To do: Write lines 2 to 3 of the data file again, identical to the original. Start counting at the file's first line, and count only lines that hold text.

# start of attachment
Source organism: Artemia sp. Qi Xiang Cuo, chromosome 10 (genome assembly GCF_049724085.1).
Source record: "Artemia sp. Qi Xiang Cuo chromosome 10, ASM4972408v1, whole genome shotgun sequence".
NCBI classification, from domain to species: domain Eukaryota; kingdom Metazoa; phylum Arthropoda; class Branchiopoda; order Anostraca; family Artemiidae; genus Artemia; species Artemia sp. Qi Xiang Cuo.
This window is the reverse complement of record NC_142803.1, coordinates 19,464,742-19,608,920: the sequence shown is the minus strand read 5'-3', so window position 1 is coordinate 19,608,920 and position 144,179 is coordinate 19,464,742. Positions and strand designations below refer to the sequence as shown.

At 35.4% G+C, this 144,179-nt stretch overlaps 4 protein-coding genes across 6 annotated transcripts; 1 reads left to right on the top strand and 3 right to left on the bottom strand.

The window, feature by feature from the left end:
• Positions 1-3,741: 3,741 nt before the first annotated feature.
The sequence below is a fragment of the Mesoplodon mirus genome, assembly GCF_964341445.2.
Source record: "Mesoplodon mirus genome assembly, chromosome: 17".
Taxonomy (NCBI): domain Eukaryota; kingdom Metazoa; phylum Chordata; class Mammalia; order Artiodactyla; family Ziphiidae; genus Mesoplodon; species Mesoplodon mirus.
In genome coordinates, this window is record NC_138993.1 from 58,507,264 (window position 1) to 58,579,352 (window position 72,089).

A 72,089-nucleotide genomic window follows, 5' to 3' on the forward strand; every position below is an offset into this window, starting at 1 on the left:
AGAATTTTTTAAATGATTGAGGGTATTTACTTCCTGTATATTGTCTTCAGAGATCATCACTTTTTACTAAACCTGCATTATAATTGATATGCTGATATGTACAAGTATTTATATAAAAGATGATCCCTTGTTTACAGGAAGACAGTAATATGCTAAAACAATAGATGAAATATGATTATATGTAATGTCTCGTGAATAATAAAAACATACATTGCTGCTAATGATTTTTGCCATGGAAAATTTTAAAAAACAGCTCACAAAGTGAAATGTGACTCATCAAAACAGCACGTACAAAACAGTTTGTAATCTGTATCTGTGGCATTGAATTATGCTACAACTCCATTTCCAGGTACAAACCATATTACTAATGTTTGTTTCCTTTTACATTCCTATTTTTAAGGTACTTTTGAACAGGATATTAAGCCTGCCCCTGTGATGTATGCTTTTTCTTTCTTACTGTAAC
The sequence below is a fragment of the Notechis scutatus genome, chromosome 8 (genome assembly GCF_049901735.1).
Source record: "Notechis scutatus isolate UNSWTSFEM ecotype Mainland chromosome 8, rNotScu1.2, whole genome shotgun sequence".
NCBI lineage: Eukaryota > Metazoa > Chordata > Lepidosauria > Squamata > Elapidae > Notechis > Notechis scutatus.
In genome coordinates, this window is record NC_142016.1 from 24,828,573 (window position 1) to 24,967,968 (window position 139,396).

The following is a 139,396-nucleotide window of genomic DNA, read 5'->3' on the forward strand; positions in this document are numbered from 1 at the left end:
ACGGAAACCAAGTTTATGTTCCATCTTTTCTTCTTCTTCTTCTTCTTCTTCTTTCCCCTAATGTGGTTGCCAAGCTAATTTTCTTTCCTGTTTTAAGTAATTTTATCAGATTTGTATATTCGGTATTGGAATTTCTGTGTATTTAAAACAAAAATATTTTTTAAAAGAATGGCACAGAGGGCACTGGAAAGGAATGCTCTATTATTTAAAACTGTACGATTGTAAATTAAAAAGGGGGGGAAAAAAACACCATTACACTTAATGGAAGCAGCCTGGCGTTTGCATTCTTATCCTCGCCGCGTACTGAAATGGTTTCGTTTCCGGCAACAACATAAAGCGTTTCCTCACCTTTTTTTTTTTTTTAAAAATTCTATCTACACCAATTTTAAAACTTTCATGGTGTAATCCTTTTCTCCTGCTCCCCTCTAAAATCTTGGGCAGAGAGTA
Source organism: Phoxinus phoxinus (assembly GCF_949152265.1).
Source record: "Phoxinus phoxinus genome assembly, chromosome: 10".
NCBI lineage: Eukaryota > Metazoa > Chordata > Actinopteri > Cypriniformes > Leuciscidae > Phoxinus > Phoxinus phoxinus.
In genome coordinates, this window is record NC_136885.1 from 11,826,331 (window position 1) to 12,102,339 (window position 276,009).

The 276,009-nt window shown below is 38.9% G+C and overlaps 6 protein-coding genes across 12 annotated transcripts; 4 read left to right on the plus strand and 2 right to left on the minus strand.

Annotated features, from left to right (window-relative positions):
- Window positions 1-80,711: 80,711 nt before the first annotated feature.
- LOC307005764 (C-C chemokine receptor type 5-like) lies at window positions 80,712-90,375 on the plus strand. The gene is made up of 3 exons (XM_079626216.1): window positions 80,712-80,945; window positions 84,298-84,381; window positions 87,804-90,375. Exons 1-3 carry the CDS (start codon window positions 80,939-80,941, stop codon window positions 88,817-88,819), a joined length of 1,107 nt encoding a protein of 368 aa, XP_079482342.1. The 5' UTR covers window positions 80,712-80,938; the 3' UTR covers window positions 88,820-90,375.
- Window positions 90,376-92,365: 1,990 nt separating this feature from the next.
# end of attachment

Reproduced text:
Source record: "Artemia sp. Qi Xiang Cuo chromosome 10, ASM4972408v1, whole genome shotgun sequence".
NCBI classification, from domain to species: domain Eukaryota; kingdom Metazoa; phylum Arthropoda; class Branchiopoda; order Anostraca; family Artemiidae; genus Artemia; species Artemia sp. Qi Xiang Cuo.